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cuckoo

[koo-koo, koo k-oo] /ˈku ku, ˈkʊk u/
noun, plural cuckoos.
1.
a common European bird, Cuculus canorus, of the family Cuculidae, noted for its characteristic call and its brood parasitism.
2.
any of several other birds of the family Cuculidae.
3.
the call of the cuckoo, or an imitation of it.
4.
Slang. a crazy, silly, or foolish person; simpleton.
verb (used without object), cuckooed, cuckooing.
5.
to utter the call of the cuckoo or an imitation of it.
verb (used with object), cuckooed, cuckooing.
6.
to repeat monotonously.
adjective
7.
Slang. crazy; silly; foolish.
8.
of, relating to, or like a cuckoo.
Origin
1200-1250
1200-50; Middle English cuc(c)u, cuccuk(e) (imitative); compare Latin cucūlus, French coucou, German Kuckuk, Dutch koekoek, Modern Greek koûko
Dictionary.com Unabridged
Based on the Random House Dictionary, © Random House, Inc. 2014.
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Examples from the web for cuckoo
  • If one thinks that they as human beings are likely to follow this advice when you don't anyway one is living in cloud cuckoo land.
  • Cloud computing is no longer a cloud cuckoo-land full of vaporware.
  • The city crammed with enough cuckoo clocks to test your nerves is finally up-to-the-minute too.
  • cuckoo clocks, no matter when they chime, are almost always ominous.
  • cuckoo genera differ in the number of primary wing feathers as below.
British Dictionary definitions for cuckoo

cuckoo

/ˈkʊkuː/
noun (pl) -oos
1.
any bird of the family Cuculidae, having pointed wings, a long tail, and zygodactyl feet: order Cuculiformes. Many species, including the European cuckoo (Cuculus canorus), lay their eggs in the nests of other birds and have a two-note call
2.
(informal) an insane or foolish person
adjective
3.
(informal) insane or foolish
interjection
4.
an imitation or representation of the call of a cuckoo
verb -oos, -ooing, -ooed
5.
(transitive) to repeat over and over
6.
(intransitive) to make the sound imitated by the word cuckoo
Word Origin
C13: from Old French cucu, of imitative origin; related to German kuckuck, Latin cucūlus, Greek kokkux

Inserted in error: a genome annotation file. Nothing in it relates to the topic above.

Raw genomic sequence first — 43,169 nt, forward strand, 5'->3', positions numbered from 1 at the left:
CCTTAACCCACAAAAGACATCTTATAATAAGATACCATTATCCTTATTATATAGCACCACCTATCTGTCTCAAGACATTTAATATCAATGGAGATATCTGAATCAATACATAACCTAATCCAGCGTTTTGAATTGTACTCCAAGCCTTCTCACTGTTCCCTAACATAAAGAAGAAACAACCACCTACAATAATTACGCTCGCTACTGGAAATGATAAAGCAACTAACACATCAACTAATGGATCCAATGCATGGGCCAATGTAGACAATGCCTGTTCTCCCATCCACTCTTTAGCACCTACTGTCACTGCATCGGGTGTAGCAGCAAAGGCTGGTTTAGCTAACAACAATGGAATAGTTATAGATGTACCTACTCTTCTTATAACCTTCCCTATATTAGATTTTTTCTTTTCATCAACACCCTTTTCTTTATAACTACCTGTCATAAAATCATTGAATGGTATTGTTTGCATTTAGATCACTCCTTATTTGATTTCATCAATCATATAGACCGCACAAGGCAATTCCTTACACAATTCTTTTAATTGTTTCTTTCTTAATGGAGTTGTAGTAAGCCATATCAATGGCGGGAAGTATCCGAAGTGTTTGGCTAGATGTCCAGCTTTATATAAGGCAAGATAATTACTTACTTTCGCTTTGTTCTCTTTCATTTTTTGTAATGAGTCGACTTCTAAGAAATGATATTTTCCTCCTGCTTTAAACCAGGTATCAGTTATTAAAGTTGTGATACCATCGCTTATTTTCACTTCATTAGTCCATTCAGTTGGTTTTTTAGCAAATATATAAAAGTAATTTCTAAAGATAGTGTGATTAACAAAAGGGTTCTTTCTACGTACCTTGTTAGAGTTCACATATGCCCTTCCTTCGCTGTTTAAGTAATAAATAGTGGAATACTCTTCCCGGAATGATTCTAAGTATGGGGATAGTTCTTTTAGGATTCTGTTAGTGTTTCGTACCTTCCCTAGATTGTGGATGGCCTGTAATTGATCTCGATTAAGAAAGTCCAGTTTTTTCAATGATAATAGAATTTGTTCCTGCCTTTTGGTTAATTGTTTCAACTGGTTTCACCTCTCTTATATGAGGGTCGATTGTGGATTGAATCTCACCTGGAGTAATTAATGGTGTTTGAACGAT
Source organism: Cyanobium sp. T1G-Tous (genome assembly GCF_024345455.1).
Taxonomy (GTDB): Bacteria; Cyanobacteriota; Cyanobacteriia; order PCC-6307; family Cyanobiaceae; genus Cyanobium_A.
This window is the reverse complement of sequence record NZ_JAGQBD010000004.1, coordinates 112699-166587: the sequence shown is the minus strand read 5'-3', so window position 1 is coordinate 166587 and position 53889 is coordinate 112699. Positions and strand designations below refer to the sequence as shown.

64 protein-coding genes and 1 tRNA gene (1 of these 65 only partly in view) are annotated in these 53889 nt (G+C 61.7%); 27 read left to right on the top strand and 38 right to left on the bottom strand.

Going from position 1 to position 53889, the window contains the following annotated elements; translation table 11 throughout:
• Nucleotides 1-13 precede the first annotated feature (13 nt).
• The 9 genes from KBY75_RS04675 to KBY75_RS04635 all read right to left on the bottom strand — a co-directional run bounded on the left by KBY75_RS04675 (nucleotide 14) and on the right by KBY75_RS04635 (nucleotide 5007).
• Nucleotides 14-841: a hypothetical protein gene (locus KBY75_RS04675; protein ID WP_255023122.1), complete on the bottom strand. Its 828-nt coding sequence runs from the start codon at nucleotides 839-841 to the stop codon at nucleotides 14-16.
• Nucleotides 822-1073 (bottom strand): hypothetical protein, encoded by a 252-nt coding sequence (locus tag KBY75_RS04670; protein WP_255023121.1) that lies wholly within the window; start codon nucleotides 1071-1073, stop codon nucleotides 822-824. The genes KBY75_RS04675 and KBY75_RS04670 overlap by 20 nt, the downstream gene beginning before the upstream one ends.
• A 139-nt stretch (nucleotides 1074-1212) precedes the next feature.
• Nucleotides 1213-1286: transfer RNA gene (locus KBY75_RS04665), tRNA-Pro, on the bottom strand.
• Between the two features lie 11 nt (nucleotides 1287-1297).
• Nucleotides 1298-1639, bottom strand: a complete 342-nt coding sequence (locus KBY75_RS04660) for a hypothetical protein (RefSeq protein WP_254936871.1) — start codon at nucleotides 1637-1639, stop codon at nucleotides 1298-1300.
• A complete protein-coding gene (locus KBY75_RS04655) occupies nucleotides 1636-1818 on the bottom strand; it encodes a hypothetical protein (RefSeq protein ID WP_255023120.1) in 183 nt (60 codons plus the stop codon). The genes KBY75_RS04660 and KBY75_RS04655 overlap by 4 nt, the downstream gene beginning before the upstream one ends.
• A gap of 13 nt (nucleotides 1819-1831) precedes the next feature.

Collins English Dictionary - Complete & Unabridged 2012 Digital Edition
© William Collins Sons & Co. Ltd. 1979, 1986 © HarperCollins
Publishers 1998, 2000, 2003, 2005, 2006, 2007, 2009, 2012
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Word Origin and History for cuckoo
n.

mid-13c., from Old French cocu "cuckoo," also "cuckold," echoic of the male bird's mating cry (cf. Greek kokkyx, Latin cuculus, Middle Irish cuach, Sanskrit kokilas). Slang sense of "crazy" (adj.) is American English, 1918, but noun meaning "stupid person" is first recorded 1580s, perhaps from the bird's unvarying, oft-repeated call. The Old English name was geac, cognate with Old Norse gaukr, source of Scottish and northern English gowk. The Germanic words presumably originally were echoic, too, but had drifted in form. Cuckoo clock is from 1789.

Online Etymology Dictionary, © 2010 Douglas Harper
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Slang definitions & phrases for cuckoo

cuckoo

adjective

Crazy; very eccentric; nutty: Where do you get these cuckoo ideas? (1918+)

noun

A crazy or eccentric person (1581+)

[perhaps because of the bird's monotonous, silly-sounding call]


The Dictionary of American Slang, Fourth Edition by Barbara Ann Kipfer, PhD. and Robert L. Chapman, Ph.D.
Copyright (C) 2007 by HarperCollins Publishers.
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cuckoo in the Bible

(Heb. shahaph), from a root meaning "to be lean; slender." This bird is mentioned only in Lev. 11:16 and Deut. 14:15 (R.V., "seamew"). Some have interpreted the Hebrew word by "petrel" or "shearwater" (Puffinus cinereus), which is found on the coast of Syria; others think it denotes the "sea-gull" or "seamew." The common cuckoo (Cuculus canorus) feeds on reptiles and large insects. It is found in Asia and Africa as well as in Europe. It only passes the winter in Palestine. The Arabs suppose it to utter the cry _Yakub_, and hence they call it _tir el-Yakub_; i.e., "Jacob's bird."

Easton's 1897 Bible Dictionary
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Idioms and Phrases with cuckoo

cuckoo

The American Heritage® Idioms Dictionary
Copyright © 2002, 2001, 1995 by Houghton Mifflin Company. Published by Houghton Mifflin Company.
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